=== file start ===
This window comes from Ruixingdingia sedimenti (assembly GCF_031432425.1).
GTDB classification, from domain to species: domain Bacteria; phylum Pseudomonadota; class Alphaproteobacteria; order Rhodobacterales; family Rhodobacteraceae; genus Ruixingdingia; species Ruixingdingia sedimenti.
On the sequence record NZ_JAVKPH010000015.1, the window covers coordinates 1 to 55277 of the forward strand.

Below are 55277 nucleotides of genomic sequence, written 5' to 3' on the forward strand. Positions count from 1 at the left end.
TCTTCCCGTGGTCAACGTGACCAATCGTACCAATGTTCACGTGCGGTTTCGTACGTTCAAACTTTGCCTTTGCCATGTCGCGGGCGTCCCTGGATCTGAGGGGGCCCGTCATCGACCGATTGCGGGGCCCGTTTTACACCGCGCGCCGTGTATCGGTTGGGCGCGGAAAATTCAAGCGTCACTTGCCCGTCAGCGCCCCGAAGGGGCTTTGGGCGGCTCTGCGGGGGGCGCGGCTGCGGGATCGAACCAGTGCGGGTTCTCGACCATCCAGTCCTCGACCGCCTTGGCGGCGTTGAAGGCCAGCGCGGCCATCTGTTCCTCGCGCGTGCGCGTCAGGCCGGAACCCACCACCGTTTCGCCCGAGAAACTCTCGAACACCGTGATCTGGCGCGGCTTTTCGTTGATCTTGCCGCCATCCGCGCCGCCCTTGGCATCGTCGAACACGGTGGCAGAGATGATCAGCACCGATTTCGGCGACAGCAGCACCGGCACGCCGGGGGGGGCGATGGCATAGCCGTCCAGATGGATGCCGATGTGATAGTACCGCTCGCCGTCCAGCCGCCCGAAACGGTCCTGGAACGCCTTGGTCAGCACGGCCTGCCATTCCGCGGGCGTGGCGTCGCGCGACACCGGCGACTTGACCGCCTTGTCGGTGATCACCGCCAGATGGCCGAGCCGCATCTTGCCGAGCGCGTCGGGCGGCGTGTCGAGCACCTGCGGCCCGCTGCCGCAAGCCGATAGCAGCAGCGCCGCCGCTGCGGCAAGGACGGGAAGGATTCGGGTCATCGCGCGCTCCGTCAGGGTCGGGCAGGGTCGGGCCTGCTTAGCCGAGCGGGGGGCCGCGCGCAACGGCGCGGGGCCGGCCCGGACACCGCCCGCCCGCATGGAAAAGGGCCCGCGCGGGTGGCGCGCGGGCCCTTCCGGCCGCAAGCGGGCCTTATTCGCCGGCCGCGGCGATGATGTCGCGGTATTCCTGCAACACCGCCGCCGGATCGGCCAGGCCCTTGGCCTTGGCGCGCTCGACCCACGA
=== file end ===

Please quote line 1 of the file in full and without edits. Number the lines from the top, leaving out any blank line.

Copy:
This window comes from Ruixingdingia sedimenti (assembly GCF_031432425.1).